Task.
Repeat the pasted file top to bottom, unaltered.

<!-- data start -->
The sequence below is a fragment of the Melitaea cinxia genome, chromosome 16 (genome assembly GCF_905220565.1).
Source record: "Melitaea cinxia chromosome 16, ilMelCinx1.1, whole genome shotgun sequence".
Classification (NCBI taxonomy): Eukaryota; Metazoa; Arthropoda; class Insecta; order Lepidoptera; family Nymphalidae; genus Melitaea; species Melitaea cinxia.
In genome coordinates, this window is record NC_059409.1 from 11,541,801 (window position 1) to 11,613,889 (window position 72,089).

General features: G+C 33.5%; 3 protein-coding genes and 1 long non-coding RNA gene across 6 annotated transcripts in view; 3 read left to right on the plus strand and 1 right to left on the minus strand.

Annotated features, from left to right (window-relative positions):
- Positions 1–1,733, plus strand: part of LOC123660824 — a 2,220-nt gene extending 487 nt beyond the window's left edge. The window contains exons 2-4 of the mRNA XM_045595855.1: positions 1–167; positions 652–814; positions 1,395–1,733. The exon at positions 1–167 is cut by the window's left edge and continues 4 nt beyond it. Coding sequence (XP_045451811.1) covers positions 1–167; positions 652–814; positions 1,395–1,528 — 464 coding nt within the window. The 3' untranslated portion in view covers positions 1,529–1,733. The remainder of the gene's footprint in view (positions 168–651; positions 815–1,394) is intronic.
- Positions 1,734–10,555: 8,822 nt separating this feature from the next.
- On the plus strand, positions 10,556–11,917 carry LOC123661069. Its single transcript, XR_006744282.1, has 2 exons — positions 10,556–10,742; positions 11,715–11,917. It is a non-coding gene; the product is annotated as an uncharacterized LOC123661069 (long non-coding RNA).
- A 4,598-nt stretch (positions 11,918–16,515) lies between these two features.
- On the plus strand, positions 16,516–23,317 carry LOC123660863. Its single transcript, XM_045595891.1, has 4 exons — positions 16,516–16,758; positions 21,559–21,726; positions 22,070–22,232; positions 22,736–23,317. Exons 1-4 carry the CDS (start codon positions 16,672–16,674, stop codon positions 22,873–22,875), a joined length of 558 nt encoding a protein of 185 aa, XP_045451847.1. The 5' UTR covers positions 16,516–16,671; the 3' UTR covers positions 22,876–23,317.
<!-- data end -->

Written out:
The sequence below is a fragment of the Melitaea cinxia genome, chromosome 16 (genome assembly GCF_905220565.1).
Source record: "Melitaea cinxia chromosome 16, ilMelCinx1.1, whole genome shotgun sequence".
Classification (NCBI taxonomy): Eukaryota; Metazoa; Arthropoda; class Insecta; order Lepidoptera; family Nymphalidae; genus Melitaea; species Melitaea cinxia.
In genome coordinates, this window is record NC_059409.1 from 11,541,801 (window position 1) to 11,613,889 (window position 72,089).

General features: G+C 33.5%; 3 protein-coding genes and 1 long non-coding RNA gene across 6 annotated transcripts in view; 3 read left to right on the plus strand and 1 right to left on the minus strand.

Annotated features, from left to right (window-relative positions):
- Positions 1–1,733, plus strand: part of LOC123660824 — a 2,220-nt gene extending 487 nt beyond the window's left edge. The window contains exons 2-4 of the mRNA XM_045595855.1: positions 1–167; positions 652–814; positions 1,395–1,733. The exon at positions 1–167 is cut by the window's left edge and continues 4 nt beyond it. Coding sequence (XP_045451811.1) covers positions 1–167; positions 652–814; positions 1,395–1,528 — 464 coding nt within the window. The 3' untranslated portion in view covers positions 1,529–1,733. The remainder of the gene's footprint in view (positions 168–651; positions 815–1,394) is intronic.
- Positions 1,734–10,555: 8,822 nt separating this feature from the next.
- On the plus strand, positions 10,556–11,917 carry LOC123661069. Its single transcript, XR_006744282.1, has 2 exons — positions 10,556–10,742; positions 11,715–11,917. It is a non-coding gene; the product is annotated as an uncharacterized LOC123661069 (long non-coding RNA).
- A 4,598-nt stretch (positions 11,918–16,515) lies between these two features.
- On the plus strand, positions 16,516–23,317 carry LOC123660863. Its single transcript, XM_045595891.1, has 4 exons — positions 16,516–16,758; positions 21,559–21,726; positions 22,070–22,232; positions 22,736–23,317. Exons 1-4 carry the CDS (start codon positions 16,672–16,674, stop codon positions 22,873–22,875), a joined length of 558 nt encoding a protein of 185 aa, XP_045451847.1. The 5' UTR covers positions 16,516–16,671; the 3' UTR covers positions 22,876–23,317.